An open letter to Barnes and Noble bookstore: your DRM system is driving me away

in drm on (#6W0N)
An Open Letter to Barnes & Noble:

Greetings. I've been a customer since I first decided to take the plunge and enter the world of digital books (e-books), and I made a conscious decision to buy from Barnes and Noble over Amazon for two important reasons: First, your epub format is an industry standard usable on a wide variety of devices when the books are unencumbered by DRM, and second, your web interface allowed me to download copies of my purchased books to my desktop for archiving and backup.

Two years later, I'm back to Amazon. Why?

First of all, the download feature was removed: I can only access purchased books via your web interface or on authorized devices. And those devices only stay authorized for as long as I have a valid credit card on file. Late last year my credit card expired and to my surprise, I was no longer able to read any of my purchased books. Sound like a bad deal to you? It did to me!

Secondly, though formerly it was possible to remove the DRM using my user name and credit card number (essentially within the bounds of fair use, I'd say), your new encryption algorithm makes it impossible for me to remove the DRM from purchased books and archive them. This may sound to you like the moral imperative that keeps publishers happy by preventing pirating. In reality, like most DRM schemes, it annoys honest, well-intentioned users while driving the real pirates underground where they continue to steal what they like, and with an increasing sense of moral vindication, too.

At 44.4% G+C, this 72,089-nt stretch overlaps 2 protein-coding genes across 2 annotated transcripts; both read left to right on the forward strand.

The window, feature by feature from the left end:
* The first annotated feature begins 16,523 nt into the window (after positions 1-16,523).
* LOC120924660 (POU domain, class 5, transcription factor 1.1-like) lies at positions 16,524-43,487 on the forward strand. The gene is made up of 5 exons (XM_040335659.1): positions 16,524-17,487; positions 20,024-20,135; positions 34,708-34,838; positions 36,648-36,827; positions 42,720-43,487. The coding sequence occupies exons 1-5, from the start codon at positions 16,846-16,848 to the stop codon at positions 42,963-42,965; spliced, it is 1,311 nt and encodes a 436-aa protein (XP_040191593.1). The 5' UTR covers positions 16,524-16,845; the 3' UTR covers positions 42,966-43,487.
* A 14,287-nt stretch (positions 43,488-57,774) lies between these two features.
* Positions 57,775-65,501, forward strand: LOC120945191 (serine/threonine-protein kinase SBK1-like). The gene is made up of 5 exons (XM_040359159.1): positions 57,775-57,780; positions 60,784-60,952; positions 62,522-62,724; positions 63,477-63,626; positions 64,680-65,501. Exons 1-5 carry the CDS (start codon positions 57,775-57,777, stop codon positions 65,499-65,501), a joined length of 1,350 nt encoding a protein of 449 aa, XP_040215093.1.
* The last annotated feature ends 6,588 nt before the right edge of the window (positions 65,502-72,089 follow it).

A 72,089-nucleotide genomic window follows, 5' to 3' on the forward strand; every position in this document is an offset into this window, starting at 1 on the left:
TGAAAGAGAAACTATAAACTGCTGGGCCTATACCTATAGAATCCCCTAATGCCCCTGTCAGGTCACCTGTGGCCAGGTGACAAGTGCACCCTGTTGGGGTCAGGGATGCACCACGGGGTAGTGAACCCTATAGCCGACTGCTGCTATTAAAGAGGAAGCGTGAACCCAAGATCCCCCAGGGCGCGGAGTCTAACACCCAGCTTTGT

So I'm back to Amazon, whose books I can keep a copy of locally and decrypt using the serial number of my device. I'm not a fan of the AZW or MOBI formats, but they are easily converted.

It's simple: I invest big money in books I expect to keep forever, and I don't want to rely on your credit card policy or even on the fact that you'll be around: I want my digital files stored on my home device, where I can read it on whatever device I choose. The digital music industry learned this lesson ages ago, and even Apple has been selling DRM-free music for several years. I am not aware that it has led either to legal battles or the bankruptcy of any record labels.

I'm not afraid to root for the underdog, and let's face it, standing in the shadow of the likes of, you are the underdog. But when you're the underdog and provide poor quality service, you won't be around long. (While I'm at it, I tried to use your LendMe feature to share a book with my father, and it roundly failed to work: c'mon, these things matter!) There is room for radical innovation in this field: open up your systems, let consumers keep the things they buy: that's the way to carve out your niche in the burgeoning ebook universe. Get that simple advice wrong, and you'll disappear.

Good luck!

Randall Wood is the author of Moon Handbook Nicaragua, Living Abroad in Nicaragua, and the Dictator's Handbook: a practical manual for the aspiring tyrant. (The Dictator's Handbook is DRM-free, and sharing has led to increased sales).
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